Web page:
Contractors State License Board Catches One Hundred in Statewide Series of Unlicensed Contractor Stings and Sweeps
California operation part of national effort to warn consumers about risks of hiring unlicensed contractors
SACRAMENTO - One hundred suspected unlicensed contractors may face criminal charges after the Contractors State License Board (CSLB) conducted six undercover stings and 14 sweeps of active construction sites around California over a two-week period. The operation also led to the issuance of seven administrative citations and 31 Stop Orders.
The operation, which took place between June 7 and June 22, 2017, in 11 different counties, was part of a nationwide enforcement effort coordinated by the National Association of State Contractors Licensing Agencies (NASCLA).
The operations were undertaken to heighten consumer awareness about the value of hiring licensed contractors and the risks of using those who are not licensed.
"Nationwide enforcement operations like this are critical to educating consumers about the risks they take if they hire someone who's not licensed to work in and around their home and family," said David Fogt, Registrar of California's Contractors State License Board. "It also helps keep the playing field level for the almost 285,000 licensed contractors here in California by working to limit unfair competition."
In the California stings, investigators from CSLB's Statewide Investigative Fraud Team (SWIFT) partnered with several local law enforcement agencies to conduct operations at homes in Bakersfield (Kern County), Long Beach (Los Angeles County), Monterey (Monterey County), Orange (Orange County), Santee (San Diego County), and Shasta Lake (Shasta County). Sweep operations were conducted at active construction sites in Los Angeles, Orange, Sacramento, San Bernardino, San Diego, San Mateo, Santa Clara, Shasta, and Sonoma Counties.
At the stings, SWIFT investigators called suspected unlicensed operators for home improvement bids that included electrical, plumbing, painting, landscaping, flooring, door installation, fencing, masonry, tile, roofing, concrete, and tree trimming or removal.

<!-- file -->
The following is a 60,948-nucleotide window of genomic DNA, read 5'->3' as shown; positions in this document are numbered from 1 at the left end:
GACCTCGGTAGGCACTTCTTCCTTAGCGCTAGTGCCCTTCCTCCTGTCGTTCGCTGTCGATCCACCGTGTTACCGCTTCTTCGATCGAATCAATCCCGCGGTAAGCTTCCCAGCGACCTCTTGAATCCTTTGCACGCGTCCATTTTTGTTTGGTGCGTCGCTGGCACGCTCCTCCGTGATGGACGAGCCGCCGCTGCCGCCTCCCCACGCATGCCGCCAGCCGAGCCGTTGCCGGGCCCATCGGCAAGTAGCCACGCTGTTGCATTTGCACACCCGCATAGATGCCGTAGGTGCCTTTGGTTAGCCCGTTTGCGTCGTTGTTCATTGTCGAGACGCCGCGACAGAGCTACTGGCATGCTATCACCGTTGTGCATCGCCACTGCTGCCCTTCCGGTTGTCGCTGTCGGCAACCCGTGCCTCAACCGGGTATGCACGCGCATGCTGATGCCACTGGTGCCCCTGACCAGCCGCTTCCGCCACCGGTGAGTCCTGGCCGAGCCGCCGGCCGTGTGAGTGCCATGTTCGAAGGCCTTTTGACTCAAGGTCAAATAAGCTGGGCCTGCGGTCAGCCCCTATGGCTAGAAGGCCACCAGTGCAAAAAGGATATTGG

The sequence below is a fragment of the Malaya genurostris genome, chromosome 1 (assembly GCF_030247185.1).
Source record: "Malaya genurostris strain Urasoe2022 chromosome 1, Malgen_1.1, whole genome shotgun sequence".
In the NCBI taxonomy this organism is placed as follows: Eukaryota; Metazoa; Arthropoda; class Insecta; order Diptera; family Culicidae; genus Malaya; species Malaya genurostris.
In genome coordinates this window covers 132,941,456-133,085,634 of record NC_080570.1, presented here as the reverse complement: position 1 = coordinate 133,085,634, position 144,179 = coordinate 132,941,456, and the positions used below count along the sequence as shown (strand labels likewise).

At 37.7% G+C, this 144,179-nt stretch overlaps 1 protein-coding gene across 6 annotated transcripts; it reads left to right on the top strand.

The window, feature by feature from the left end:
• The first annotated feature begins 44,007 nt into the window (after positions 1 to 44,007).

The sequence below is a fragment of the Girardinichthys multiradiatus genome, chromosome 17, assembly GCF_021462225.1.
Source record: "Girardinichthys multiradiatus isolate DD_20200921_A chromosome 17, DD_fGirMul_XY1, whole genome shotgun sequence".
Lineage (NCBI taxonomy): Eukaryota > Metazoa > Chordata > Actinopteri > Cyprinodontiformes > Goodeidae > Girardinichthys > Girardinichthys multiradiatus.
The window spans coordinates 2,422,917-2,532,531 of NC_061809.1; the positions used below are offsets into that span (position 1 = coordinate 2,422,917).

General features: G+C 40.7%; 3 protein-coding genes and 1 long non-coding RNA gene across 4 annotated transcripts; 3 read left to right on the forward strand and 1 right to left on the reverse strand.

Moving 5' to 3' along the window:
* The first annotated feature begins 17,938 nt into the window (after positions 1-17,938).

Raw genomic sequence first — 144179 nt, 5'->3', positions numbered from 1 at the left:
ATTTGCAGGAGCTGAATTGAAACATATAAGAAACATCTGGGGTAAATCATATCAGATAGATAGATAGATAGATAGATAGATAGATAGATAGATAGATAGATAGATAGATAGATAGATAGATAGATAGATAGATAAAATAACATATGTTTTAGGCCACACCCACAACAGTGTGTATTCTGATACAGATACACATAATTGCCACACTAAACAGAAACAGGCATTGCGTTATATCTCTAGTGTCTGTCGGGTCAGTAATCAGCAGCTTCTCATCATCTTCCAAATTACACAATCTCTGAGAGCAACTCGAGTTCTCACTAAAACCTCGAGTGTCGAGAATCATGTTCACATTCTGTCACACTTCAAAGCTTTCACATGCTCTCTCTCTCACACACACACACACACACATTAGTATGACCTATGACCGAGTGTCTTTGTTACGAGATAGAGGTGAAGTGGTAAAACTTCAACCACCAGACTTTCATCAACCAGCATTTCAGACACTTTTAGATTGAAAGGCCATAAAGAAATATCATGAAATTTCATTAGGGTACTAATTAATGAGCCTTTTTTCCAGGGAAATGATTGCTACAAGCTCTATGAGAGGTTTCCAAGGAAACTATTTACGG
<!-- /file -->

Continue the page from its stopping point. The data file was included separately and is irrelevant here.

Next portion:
Suspects were targeted in a number of ways, including postings on online sites including craigslist.org.
Of the 100 individuals who received a "Notice to Appear" in court, 96 may face a misdemeanor criminal charge of contracting without a license (Business and Professions Code (BPC) section 7028). The penalty for a first conviction is up to six months in jail and/or a fine of up to $5,000.
Eighty-three of the suspects also may be charged with a misdemeanor count of illegal advertising (BPC §7027.1). California law requires licensed contractors to place their CSLB license number in all print, broadcast, and online advertisements. Those without a license can advertise to perform jobs valued at less than $500, but the ad must state that they are not a licensed contractor. The penalty is a fine of $700 to $1,000.
Seven others may be charged with requesting an excessive down payment (BPC §7159.5). In California, a home improvement project down payment cannot exceed 10 percent of the contract total or $1,000, whichever is less. This misdemeanor charge carries a maximum penalty of six months in jail and/or up to a $5,000 fine.
Fourteen individuals did not have workers' compensation insurance for their workers (Labor Code §3700.5).
Thirty-one of the phony contractors also were issued Stop Orders (BPC §7127). CSLB investigators can halt jobsite activity when any person, with or without a contractor license, does not have workers' compensation insurance coverage for employees. Failure to comply with a Stop Order can result in misdemeanor charges and penalties, including 60 days in jail and/or up to $10,000 in fines.
"Many homeowners think they'll get a better deal if they hire an unlicensed contractor," added Registrar Fogt. "Unfortunately, most end up with a poor quality job or dealing with an unlicensed contractor who abandons the job after being paid up-front. Often, consumers end up paying twice when they have to hire a licensed contractor to tear out the job and do it again the right way."
CSLB encourages consumers to always "Check the License First" by visiting www.cslb.ca.gov or calling CSLB's toll-free automated line 800.321.CSLB (2752). Also, visit CSLB's website for tips about how to hire a contractor.
CSLB operates under the umbrella of the Department of Consumer Affairs by licensing and regulating California's almost 285,000 contractors. In fiscal year 2015-16, CSLB helped recover about $41 million in ordered restitution for consumers, making it one of the leading consumer protection agencies in the United States.
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